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Articles 1 - 4 of 4

Full-Text Articles in Law

Setting The Record Straight: A Proposal For Handling Prosecutorial Appeals To Racial, Ethnic Or Gender Prejudice During Trial, Andrea Lyon Apr 2001

Setting The Record Straight: A Proposal For Handling Prosecutorial Appeals To Racial, Ethnic Or Gender Prejudice During Trial, Andrea Lyon

Law Faculty Publications

No abstract provided.


Criminal Justice In The Supreme Court: A Review Of United States Supreme Court Criminal And Habeas Corpus Decisions (October 4, 1999 - October 1, 2000), Andrea Lyon Jan 2001

Criminal Justice In The Supreme Court: A Review Of United States Supreme Court Criminal And Habeas Corpus Decisions (October 4, 1999 - October 1, 2000), Andrea Lyon

Law Faculty Publications

No abstract provided.


Fatal Attraction? The Uneasy Courtship Of Brady And Plea Bargaining, John G. Douglass Jan 2001

Fatal Attraction? The Uneasy Courtship Of Brady And Plea Bargaining, John G. Douglass

Law Faculty Publications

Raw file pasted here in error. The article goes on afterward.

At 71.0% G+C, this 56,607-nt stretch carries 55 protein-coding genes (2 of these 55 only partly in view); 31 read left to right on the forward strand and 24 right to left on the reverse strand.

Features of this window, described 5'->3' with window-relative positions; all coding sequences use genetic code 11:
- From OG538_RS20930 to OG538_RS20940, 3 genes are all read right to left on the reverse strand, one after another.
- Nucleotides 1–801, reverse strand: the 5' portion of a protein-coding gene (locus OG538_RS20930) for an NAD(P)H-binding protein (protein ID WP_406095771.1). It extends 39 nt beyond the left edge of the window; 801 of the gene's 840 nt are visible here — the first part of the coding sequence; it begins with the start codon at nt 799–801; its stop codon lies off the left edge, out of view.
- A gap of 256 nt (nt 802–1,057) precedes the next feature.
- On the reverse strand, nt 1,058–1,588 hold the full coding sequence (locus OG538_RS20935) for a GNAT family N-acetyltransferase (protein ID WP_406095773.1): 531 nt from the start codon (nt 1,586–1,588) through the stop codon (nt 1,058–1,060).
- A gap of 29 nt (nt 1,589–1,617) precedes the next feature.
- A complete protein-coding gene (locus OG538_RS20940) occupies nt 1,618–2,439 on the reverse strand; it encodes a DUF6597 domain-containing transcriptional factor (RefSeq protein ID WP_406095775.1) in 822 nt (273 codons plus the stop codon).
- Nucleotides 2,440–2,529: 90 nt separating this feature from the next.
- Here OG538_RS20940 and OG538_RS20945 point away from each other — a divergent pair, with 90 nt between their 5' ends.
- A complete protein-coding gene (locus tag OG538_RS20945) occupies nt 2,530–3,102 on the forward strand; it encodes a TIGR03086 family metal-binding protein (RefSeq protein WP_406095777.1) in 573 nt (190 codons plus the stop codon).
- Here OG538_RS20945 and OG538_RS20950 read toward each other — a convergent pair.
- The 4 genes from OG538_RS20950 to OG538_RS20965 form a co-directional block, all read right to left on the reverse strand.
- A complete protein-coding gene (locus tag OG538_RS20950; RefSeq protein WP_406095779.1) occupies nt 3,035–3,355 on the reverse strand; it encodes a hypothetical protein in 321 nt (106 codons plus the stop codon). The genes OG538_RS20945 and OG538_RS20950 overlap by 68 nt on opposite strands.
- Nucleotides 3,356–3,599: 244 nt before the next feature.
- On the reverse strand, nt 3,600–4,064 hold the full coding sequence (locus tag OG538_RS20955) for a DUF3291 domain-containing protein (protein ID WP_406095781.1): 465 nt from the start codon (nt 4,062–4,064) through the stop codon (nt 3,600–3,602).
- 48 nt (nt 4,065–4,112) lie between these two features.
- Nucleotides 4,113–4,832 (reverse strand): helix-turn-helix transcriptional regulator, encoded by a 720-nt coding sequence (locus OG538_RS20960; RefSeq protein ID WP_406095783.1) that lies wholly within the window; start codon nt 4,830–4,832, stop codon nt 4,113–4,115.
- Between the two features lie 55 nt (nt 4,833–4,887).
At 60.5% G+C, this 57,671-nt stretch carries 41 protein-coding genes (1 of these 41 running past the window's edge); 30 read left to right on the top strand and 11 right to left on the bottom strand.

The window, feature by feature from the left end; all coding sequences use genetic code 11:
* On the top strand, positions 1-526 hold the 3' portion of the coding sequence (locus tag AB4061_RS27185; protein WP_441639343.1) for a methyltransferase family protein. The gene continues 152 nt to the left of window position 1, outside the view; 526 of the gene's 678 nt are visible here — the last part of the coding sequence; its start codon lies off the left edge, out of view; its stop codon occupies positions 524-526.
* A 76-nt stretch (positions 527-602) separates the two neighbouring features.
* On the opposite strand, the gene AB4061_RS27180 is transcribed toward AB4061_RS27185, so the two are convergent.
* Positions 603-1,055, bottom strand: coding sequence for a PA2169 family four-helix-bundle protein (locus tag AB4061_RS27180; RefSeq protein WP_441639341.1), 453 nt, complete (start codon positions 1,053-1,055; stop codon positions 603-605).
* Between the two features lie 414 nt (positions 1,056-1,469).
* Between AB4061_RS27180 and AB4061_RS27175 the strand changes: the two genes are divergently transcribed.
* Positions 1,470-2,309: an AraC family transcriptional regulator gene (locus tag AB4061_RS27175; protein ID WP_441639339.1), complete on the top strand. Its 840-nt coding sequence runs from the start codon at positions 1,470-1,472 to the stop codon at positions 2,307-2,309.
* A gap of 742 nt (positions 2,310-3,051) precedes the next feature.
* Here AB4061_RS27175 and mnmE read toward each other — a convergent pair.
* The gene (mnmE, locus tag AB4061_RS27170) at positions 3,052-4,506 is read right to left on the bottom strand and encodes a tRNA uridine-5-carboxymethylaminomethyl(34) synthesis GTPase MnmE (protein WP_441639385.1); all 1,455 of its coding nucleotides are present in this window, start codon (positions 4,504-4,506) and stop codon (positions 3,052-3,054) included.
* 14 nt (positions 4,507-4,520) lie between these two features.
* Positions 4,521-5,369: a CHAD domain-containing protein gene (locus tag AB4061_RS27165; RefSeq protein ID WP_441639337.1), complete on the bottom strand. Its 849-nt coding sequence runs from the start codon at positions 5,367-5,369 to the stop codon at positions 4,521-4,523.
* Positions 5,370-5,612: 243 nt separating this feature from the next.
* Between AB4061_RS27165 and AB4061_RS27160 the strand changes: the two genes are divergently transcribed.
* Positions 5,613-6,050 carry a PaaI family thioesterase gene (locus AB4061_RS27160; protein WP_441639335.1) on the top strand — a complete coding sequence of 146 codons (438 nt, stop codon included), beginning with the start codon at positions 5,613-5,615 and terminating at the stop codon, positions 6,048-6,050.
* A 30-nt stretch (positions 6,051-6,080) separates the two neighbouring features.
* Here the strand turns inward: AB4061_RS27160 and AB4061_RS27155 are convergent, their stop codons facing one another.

Part I of this Article discusses the natural attraction between Brady-a rule requiring disclosure of evidence favorable to a defendant-and plea bargaining-a practice where such information is at a premium for defendants. Part II describes how an increasing number of courts have adapted Brady to fit in the world of a plea bargain, in the process changing Brady's point of reference from the jury's verdict to the defendant's tactical decision to plead guilty. Part ill argues that this change in focus narrows Brady's substantive coverage and renders the rule practically unenforceable following most guilty pleas. Part ...


Confronting The Reluctant Accomplice, John G. Douglass Jan 2001

Confronting The Reluctant Accomplice, John G. Douglass

Law Faculty Publications

The Supreme Court treats the Confrontation Clause as a rule of evidence that excludes unreliable hearsay. But where the hearsay declarant is an accomplice who refuses to testify at defendant's trial, the Court's approach leads prosecutors and defendants to ignore real opportunities for confrontation, while they debate the reliability of hearsay. And even where the Court's doctrine excludes hearsay, it leads prosecutors to purchase the accomplice's testimony through a process that raises equally serious questions of reliability. Thus, the Court's approach promotes neither reliability nor confrontation. This Article advocates an approach that applies the Confrontation ...